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Cowboys’ CeeDee Lamb might have the best career of the entire 2020 WR draft class

Retired defensive end Stephen White shows why CeeDee Lamb has a bright future, even if the receiver isn’t a finished product.

An illustration of NFL WR prospect CeeDee Lamb running with the ball at Oklahoma, superimposed on a black and white background with “SCOUTING” and “X”s and “O”s in aqua lettering
CeeDee Lamb should be one of the first WRs drafted in 2020.

The Dallas Cowboys selected CeeDee Lamb with the 17th overall pick in the 2020 NFL Draft. Here’s what Stephen White had to say about Lamb ahead of the draft.

It’s impossible for me to avoid comparing CeeDee Lamb to Jerry Jeudy. I would say that even if Jeudy hadn’t been the only receiver I’ve done a breakdown on to this point. They are two of the top receiver prospects in this year’s draft, and there are many similarities between them.

Lamb and Jeudy “look” the same, with both guys measuring in at a little over 6’1 and weighing over 190 pounds. They were both used in a multitude of ways in their respective offenses — Jeudy at Alabama, Lamb at Oklahoma — this past season. I saw them both running a bunch of shallow crossers, quick outs, quick slants, jet sweeps, and a ton of screens from both out wide and in the slot. They also both showed big-play potential, although the way they made those big plays often diverged.

However, this isn’t a compare and contrast column, especially since Lamb is a big-time baller in his own right. Instead, I will just give you the lowdown on Lamb as I did with Jeudy, and then you can do the comparing and contrasting on your own.

What Lamb does well: Breaking ankles

Let’s start with the fact Lamb can make you miss in a phone booth. Any young whippersnappers reading this may have to google what a phone booth is, but trust me, you’ll get it after you do.

There are some guys who can just see running lanes develop down the field that almost nobody else can, and Lamb definitely falls into that category. It didn’t really matter what kind of pass he caught or where he was at on the field, if he got the ball with any space to maneuver, it was showtime.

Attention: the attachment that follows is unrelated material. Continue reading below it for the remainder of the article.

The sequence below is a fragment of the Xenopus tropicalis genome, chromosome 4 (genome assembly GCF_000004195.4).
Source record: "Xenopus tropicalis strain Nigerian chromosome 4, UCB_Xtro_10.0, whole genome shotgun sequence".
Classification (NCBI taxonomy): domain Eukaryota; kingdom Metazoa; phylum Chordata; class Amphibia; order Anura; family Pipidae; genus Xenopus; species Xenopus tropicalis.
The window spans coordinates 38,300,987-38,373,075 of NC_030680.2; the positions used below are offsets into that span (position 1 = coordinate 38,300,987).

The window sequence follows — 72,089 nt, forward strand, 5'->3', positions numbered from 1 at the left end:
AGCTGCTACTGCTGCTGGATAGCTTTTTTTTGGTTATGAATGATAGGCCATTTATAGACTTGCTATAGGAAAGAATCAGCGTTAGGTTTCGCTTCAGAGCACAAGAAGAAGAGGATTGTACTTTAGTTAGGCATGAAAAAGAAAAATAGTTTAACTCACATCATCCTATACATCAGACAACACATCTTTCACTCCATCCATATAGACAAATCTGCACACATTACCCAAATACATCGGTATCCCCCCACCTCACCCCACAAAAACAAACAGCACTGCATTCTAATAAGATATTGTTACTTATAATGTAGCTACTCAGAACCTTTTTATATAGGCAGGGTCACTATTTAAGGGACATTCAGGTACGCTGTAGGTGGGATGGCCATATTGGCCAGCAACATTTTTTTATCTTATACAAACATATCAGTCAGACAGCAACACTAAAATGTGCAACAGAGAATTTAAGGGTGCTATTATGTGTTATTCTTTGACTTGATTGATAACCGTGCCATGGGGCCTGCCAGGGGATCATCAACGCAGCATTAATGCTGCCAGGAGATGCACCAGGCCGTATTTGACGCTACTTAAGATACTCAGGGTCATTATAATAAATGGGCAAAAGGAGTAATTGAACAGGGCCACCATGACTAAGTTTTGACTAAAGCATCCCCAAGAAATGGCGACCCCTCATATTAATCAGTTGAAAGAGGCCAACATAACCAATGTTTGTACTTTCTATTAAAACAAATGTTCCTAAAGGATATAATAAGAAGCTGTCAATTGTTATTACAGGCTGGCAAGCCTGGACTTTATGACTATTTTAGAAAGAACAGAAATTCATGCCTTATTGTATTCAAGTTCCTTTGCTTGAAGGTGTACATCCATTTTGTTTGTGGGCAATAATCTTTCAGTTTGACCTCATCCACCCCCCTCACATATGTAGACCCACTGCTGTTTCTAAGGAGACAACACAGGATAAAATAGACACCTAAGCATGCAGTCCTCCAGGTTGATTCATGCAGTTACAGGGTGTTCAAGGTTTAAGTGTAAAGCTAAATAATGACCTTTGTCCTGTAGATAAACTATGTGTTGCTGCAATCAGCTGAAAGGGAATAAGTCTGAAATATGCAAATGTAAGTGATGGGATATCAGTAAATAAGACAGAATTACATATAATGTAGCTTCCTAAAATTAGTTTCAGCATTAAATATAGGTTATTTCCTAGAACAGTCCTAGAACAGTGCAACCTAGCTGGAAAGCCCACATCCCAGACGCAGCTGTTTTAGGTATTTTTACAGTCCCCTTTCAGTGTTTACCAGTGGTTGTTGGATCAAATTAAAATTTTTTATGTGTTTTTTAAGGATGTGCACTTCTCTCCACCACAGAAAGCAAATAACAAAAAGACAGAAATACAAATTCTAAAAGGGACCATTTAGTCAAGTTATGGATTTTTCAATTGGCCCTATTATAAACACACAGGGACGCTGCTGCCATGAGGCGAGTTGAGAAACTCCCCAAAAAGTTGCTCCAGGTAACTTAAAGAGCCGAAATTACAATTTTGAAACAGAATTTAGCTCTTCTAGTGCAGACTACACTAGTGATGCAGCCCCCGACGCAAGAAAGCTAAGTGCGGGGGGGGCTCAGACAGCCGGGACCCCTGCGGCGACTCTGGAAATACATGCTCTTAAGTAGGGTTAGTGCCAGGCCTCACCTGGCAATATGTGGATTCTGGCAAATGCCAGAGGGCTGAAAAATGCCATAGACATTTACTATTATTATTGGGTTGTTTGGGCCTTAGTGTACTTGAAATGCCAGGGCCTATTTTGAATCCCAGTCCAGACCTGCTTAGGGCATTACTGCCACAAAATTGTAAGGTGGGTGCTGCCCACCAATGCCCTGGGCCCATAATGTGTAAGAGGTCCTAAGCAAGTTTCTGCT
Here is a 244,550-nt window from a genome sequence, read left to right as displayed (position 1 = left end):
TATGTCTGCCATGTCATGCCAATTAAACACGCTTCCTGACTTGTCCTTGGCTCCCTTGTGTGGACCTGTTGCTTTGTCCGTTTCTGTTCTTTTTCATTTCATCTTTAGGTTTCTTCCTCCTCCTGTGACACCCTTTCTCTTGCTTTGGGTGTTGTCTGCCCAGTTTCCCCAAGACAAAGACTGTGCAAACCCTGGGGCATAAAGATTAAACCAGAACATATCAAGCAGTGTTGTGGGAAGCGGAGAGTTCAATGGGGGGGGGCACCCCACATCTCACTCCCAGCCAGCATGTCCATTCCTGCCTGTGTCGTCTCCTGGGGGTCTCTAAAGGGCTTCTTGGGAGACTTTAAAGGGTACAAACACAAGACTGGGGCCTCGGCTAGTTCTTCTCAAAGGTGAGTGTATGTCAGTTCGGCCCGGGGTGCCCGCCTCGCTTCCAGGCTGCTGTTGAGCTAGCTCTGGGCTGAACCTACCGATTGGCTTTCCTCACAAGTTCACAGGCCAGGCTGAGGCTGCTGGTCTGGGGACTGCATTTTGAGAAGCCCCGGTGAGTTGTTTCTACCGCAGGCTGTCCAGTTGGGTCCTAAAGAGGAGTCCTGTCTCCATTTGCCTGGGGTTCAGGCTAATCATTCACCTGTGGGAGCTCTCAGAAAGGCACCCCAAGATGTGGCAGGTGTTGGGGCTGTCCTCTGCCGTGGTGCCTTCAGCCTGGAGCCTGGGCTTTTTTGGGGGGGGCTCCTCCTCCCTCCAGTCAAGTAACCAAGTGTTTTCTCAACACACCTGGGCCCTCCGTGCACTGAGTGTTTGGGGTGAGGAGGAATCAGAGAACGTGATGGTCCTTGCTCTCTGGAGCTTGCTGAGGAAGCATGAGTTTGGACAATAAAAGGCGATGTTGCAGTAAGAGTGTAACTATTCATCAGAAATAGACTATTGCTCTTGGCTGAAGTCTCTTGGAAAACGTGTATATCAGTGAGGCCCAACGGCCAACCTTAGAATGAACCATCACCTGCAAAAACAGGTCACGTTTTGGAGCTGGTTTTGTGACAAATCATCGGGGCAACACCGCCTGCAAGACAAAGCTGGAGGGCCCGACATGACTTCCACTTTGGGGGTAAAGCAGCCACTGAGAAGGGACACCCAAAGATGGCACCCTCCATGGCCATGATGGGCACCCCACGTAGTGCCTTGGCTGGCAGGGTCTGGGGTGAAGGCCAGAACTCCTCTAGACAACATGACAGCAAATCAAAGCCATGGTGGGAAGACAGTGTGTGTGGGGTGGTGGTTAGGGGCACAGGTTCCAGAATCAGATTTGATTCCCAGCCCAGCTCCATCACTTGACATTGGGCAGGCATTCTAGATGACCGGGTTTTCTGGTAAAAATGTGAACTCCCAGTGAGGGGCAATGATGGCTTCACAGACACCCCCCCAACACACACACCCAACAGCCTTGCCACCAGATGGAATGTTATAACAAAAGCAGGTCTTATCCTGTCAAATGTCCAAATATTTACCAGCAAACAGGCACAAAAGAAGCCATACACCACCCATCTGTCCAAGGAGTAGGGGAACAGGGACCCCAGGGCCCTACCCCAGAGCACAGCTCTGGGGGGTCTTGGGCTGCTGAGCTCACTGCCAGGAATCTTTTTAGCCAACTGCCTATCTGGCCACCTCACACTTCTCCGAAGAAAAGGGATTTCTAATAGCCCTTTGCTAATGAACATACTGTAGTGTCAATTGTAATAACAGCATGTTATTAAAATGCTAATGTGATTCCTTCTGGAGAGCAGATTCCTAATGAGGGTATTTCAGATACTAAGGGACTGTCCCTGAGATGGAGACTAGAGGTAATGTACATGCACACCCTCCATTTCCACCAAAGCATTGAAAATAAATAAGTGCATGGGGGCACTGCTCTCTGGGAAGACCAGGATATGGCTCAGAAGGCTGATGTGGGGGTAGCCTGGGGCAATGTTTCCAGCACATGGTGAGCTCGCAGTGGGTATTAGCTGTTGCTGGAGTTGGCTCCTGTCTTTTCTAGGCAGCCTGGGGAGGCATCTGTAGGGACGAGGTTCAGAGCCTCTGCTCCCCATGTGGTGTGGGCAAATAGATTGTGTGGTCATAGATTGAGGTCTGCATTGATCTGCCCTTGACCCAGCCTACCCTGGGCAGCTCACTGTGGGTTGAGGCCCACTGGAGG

In the four games I watched of his, I saw a bunch of dudes who might need new ankles after trying to tackle Lamb out in the open space. He has that ability to stick his foot in the ground and change directions on a dime, then give you 10 pennies back just before the defender is set to make contact. That’s something guys have or they don’t. And Lamb was always looking to make a guy miss.

Watching Lamb dart through secondaries for big yardage actually reminded me of Dante Hall returning kicks back in the day. In particular, there was this play that made me stand up and holler. Lamb weaved in, out, around, and through traffic on his way to a long touchdown off a simple smoke screen.

You can’t teach that. You can’t coach that. That kind of elusiveness translates well to the next level, where we are seeing more short passes and screens to take advantage on the outside. That is especially true when you are talking about a guy who was making these kinds of moves against top-notch competition.

What Lamb does well: He’s tough to bring down

Another big selling point on Lamb is that he is a stronger runner with the ball in his hands than he looks.

Part of the reason he was so good at making big plays out of short passes is that he was able to keep his balance and stay upright when defenders tried to blast him, but didn’t wrap up. He actually reminds me a lot of Texans All-Pro receiver DeAndre Hopkins. The way Lamb keeps working through contact is going to pay huge dividends in the NFL.

I saw Lamb get blasted a few times right after making a catch, but he was always able to maintain possession while going to the ground. That, along with his strong running style, gives me plenty of confidence in him being a “tough” guy.

While the jukes and spins are going to get the crowd going, some of those 5-yard gains on third-and-4 are likely to be a part of his hallmark in the league, as well.

Another plus in Lamb’s favor is that he has a great feel for how to run routes, especially against zone coverage. He knew how to navigate through traffic to get to the open windows and make himself available. When you run those shallow- to medium-depth crossing routes, there are always linebackers and safeties in that area looking to give you the business.

I was actually able to see Lamb work around those “hole” defenders, either avoid the contact or weather it, then find an open window to sit down in. That isn’t something you see from many college receivers.

Where Lamb can improve: Making contested catches